When we began to explore the next generation of Lexmark touch screens for their printers one of the most obvious pieces that needed to be explored further was gesturing. The previous gen was built using FlashLite 3. The gesturing ability within the earlier printers was clunky. Swiping barely worked. I was tasked with defining the gestures that would be used.
Our touch screens needed to be brought up to speed with present day interaction expectations. How would a user interact with our interface? Horizontal or vertical? How does the user know when they have reached the end of screens. How do they know which way to swipe?
On printers, supply status is an important function. It is similar to the needs one has for notification or control centers on mobile phones. Quick access can be an important feature for users. How do you enable the user to quickly access Status Supplies?
Swiping down is a standard way on phones, but would it work for a printer? A problem with the printer touch screen, unlike most phones, is that the printer has a bezel. That bezel makes swiping from the edges difficult—therefore we had to build in a buffer.
The buffer creates a problematic experience with other components. We tested, iterated, and then redesigned. As we iterated through this issue we had to reconsider how the user accesses Status Supplies. The process taught us a lot about the limitations and how we needed to adjust for gesturing with a bezel.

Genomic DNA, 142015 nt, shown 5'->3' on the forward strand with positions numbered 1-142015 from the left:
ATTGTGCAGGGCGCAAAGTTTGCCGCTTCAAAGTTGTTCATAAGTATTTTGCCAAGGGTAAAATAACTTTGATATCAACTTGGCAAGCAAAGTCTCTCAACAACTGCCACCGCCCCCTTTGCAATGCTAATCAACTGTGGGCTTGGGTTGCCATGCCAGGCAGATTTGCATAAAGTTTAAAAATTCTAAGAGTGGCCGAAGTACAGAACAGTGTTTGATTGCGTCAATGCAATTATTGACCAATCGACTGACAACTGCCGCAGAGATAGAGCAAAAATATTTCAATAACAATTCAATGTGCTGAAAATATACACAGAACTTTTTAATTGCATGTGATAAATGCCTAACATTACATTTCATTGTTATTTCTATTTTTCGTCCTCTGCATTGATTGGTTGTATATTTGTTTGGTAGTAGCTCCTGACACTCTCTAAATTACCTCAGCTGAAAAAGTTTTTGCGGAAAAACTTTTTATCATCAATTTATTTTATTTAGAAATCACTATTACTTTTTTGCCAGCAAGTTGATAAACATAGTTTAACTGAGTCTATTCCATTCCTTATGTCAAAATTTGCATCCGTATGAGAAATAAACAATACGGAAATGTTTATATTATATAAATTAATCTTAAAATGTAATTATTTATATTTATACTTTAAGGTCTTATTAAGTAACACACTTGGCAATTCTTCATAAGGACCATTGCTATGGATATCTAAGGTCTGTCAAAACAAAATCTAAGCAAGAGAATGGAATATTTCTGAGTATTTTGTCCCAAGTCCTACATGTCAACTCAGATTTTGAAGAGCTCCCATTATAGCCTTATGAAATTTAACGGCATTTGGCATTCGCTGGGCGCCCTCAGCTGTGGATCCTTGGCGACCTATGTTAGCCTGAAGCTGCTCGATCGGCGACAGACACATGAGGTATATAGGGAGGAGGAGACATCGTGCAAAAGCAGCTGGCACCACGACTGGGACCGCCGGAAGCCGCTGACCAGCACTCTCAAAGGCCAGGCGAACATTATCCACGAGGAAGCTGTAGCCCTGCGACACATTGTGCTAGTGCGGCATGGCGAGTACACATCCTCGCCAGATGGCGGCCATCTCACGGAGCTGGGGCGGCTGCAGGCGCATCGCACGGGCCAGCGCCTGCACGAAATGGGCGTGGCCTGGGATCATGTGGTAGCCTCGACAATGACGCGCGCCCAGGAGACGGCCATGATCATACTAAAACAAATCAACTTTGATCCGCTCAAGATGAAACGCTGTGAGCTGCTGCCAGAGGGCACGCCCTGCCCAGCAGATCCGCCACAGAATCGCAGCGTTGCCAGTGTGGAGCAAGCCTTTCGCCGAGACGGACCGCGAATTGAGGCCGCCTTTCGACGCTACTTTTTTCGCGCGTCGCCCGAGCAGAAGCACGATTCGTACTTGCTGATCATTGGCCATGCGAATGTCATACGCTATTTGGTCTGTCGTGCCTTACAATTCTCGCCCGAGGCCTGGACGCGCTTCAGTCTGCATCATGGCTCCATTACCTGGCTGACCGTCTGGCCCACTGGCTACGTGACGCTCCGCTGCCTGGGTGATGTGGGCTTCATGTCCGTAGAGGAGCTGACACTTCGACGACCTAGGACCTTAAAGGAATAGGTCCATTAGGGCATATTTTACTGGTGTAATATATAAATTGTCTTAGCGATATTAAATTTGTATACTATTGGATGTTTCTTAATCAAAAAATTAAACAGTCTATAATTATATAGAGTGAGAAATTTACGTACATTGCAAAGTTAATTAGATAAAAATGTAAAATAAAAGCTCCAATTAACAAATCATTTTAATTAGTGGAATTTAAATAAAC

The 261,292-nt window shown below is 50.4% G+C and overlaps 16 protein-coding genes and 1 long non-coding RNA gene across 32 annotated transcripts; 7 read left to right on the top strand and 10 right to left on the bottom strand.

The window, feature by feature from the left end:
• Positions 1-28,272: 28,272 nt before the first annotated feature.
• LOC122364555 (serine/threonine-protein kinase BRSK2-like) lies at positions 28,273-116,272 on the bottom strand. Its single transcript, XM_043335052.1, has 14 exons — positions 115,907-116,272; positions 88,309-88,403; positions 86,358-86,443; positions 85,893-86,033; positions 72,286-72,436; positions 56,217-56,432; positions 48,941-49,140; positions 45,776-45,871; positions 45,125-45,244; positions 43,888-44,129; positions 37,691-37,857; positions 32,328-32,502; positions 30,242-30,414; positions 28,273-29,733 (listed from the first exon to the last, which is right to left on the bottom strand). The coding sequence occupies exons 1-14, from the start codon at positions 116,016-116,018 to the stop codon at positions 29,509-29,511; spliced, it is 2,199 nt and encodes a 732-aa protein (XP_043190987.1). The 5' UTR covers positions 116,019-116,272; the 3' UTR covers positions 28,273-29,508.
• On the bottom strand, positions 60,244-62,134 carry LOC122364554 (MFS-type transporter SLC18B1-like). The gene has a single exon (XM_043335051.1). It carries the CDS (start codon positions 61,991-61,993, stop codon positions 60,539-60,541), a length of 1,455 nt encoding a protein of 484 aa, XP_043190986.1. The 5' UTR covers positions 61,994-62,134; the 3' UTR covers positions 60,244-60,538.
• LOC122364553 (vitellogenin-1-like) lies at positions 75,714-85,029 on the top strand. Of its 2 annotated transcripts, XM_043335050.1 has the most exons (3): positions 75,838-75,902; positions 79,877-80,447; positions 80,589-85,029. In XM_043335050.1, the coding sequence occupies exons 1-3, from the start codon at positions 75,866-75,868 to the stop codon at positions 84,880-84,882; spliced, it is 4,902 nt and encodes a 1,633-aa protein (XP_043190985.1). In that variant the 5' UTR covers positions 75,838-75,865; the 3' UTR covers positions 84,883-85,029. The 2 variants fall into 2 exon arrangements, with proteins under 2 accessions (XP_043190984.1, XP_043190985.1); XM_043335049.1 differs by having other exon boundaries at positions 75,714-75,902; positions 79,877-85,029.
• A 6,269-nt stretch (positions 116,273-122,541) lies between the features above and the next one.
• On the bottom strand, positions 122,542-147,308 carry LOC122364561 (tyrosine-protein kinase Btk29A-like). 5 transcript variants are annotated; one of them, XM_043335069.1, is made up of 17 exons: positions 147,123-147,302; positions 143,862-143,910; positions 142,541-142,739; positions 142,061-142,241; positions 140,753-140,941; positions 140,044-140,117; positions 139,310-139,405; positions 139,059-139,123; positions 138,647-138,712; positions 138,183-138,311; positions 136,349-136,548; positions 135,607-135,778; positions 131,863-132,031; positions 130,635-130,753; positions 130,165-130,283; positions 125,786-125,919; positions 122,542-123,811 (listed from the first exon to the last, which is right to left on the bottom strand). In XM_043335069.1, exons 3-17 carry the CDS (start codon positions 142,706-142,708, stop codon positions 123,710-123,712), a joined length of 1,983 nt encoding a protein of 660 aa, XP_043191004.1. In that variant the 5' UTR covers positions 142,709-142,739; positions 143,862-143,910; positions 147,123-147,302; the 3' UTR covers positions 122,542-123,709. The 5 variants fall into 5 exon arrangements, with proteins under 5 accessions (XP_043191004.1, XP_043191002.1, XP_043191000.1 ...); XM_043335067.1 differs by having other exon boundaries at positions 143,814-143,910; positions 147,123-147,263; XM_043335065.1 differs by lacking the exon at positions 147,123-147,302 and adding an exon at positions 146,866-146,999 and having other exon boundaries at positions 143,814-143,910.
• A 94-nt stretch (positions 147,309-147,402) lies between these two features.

Accessing Job Queue and Function Screens
A few example iterations to explore accessing current and previous jobs.
Accessing function screens like fax, copy, or USB. How do the screens reveal themselves? Do they slide, fade, or box car (push the home screen over and out of the way) in?
Here are a few more screens that I created to help development understand how to handle touch registration.
Gesturing can make or break an application. If we strayed too far from the norms the users would never discover the right way to interact with the printer. If we never took risks we risk always following trends and potentially falling into the same bad user experience traps.
Testing. Testing is key to discovery and fact-finding.